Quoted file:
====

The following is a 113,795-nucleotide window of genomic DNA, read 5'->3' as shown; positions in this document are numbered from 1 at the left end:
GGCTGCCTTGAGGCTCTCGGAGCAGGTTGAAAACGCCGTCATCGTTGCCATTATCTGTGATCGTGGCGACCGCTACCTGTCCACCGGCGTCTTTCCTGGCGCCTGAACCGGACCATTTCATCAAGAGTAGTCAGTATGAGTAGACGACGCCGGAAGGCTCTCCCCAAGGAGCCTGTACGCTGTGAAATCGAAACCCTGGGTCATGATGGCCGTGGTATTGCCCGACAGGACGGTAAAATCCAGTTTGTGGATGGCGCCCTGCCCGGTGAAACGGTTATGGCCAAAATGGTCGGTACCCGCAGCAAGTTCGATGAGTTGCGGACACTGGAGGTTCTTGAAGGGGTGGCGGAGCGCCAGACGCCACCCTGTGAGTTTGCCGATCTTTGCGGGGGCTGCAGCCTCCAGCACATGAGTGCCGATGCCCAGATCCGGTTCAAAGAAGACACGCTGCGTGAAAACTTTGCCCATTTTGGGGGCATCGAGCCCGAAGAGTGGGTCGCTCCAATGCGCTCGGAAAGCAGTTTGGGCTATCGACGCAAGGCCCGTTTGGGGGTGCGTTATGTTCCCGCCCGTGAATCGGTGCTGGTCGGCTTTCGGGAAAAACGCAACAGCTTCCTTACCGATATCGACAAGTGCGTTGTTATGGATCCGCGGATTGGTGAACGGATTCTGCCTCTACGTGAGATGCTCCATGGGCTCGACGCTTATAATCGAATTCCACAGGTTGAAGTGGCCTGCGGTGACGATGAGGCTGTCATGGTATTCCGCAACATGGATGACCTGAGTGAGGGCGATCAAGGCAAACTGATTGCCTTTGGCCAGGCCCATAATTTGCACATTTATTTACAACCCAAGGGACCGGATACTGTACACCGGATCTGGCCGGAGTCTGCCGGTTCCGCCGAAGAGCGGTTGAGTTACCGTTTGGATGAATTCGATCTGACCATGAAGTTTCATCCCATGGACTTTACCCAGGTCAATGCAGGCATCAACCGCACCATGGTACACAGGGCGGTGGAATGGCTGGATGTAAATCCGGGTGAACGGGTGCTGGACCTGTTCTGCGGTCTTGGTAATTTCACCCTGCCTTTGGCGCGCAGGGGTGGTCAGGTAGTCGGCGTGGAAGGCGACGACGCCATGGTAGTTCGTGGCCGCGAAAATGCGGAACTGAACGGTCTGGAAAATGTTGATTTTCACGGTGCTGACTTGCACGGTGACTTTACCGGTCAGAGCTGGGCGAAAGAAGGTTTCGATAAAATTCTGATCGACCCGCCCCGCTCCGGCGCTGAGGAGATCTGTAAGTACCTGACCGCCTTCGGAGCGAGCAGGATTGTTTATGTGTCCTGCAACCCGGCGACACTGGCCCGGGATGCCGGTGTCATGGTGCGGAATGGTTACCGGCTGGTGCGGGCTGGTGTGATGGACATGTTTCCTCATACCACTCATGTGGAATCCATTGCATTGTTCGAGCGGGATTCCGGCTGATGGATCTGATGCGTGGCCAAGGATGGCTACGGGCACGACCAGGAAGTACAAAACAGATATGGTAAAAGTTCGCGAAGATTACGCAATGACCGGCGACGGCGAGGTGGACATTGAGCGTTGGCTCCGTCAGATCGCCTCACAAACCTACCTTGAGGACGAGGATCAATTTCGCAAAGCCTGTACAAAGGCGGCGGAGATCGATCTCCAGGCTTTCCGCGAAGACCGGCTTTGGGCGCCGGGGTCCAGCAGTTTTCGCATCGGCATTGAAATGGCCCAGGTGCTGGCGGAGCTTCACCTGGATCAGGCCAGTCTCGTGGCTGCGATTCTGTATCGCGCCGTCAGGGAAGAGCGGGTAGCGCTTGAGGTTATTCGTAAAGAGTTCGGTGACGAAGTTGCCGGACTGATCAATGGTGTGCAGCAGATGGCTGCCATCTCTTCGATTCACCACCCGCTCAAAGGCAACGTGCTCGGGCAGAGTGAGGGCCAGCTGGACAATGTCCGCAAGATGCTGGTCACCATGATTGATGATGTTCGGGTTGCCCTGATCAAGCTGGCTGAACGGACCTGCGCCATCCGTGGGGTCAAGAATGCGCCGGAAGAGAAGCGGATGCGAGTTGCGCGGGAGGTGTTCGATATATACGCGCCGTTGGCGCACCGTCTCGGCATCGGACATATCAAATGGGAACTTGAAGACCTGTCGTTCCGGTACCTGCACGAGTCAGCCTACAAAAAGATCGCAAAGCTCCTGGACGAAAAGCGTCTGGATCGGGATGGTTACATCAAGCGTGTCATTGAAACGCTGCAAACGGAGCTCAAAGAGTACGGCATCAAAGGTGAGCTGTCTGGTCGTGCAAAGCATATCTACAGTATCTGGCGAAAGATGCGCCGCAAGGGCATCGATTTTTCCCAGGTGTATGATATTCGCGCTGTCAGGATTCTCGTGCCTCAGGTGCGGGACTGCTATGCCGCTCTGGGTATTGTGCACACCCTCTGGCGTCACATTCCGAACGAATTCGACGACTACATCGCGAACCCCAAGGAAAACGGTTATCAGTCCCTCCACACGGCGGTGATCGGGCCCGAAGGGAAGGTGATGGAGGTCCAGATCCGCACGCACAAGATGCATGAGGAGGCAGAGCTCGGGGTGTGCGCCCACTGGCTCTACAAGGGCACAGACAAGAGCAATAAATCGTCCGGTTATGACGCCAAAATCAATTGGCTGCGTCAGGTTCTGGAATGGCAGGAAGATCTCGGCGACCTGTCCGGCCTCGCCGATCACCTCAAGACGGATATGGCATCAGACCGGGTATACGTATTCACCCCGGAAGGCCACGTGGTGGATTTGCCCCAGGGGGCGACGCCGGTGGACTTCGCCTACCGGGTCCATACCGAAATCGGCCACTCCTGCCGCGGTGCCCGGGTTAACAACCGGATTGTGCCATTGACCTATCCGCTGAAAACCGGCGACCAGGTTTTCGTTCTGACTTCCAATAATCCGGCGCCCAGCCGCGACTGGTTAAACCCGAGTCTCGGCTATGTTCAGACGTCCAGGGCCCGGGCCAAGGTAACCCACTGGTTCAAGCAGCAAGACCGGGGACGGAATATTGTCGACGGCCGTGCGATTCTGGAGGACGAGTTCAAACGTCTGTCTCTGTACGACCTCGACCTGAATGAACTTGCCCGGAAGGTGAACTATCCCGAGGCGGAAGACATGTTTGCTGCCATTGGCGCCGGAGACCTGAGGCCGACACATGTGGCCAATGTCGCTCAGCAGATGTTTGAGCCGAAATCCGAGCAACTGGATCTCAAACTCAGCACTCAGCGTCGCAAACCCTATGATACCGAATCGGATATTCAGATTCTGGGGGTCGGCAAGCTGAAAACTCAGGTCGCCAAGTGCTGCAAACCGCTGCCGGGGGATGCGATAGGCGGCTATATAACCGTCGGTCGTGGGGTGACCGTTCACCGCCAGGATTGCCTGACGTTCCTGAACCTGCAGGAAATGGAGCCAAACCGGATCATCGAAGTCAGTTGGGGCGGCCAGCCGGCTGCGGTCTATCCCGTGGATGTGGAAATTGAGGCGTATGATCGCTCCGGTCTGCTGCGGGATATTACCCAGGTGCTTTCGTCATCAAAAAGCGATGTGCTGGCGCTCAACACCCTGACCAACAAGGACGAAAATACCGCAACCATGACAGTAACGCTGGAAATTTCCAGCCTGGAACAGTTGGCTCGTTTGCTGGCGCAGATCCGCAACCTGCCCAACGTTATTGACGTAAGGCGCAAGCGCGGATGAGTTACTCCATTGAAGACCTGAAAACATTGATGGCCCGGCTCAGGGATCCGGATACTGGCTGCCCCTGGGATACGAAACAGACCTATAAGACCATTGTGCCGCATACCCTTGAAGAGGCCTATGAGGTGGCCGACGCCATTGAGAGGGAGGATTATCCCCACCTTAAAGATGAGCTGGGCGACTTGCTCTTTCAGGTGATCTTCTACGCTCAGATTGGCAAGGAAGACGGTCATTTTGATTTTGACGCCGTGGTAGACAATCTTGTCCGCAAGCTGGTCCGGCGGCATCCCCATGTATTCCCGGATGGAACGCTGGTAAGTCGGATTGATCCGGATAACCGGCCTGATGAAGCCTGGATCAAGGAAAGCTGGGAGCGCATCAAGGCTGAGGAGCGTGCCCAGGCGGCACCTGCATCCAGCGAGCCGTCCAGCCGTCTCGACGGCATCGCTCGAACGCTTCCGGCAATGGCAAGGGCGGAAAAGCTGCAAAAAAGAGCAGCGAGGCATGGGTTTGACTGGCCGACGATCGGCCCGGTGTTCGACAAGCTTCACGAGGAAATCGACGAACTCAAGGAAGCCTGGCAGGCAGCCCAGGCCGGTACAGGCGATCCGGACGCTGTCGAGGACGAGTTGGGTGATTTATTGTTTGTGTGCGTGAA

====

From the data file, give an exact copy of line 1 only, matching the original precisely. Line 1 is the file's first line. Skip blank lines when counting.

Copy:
The following is a 113,795-nucleotide window of genomic DNA, read 5'->3' as shown; positions in this document are numbered from 1 at the left end: